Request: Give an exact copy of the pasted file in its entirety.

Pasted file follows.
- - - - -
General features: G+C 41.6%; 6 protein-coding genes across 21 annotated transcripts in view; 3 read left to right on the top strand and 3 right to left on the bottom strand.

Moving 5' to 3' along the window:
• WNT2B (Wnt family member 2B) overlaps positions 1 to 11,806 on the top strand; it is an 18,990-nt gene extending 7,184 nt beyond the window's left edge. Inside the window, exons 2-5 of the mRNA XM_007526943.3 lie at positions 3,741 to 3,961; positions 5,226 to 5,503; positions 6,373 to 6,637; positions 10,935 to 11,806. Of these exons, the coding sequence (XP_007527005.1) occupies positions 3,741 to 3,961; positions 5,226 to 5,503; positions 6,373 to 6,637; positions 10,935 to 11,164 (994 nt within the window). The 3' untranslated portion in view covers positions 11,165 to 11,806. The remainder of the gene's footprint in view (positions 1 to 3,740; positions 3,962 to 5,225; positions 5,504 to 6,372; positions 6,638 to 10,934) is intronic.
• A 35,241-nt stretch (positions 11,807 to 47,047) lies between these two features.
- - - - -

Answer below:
General features: G+C 41.6%; 6 protein-coding genes across 21 annotated transcripts in view; 3 read left to right on the top strand and 3 right to left on the bottom strand.

Moving 5' to 3' along the window:
• WNT2B (Wnt family member 2B) overlaps positions 1 to 11,806 on the top strand; it is an 18,990-nt gene extending 7,184 nt beyond the window's left edge. Inside the window, exons 2-5 of the mRNA XM_007526943.3 lie at positions 3,741 to 3,961; positions 5,226 to 5,503; positions 6,373 to 6,637; positions 10,935 to 11,806. Of these exons, the coding sequence (XP_007527005.1) occupies positions 3,741 to 3,961; positions 5,226 to 5,503; positions 6,373 to 6,637; positions 10,935 to 11,164 (994 nt within the window). The 3' untranslated portion in view covers positions 11,165 to 11,806. The remainder of the gene's footprint in view (positions 1 to 3,740; positions 3,962 to 5,225; positions 5,504 to 6,372; positions 6,638 to 10,934) is intronic.
• A 35,241-nt stretch (positions 11,807 to 47,047) lies between these two features.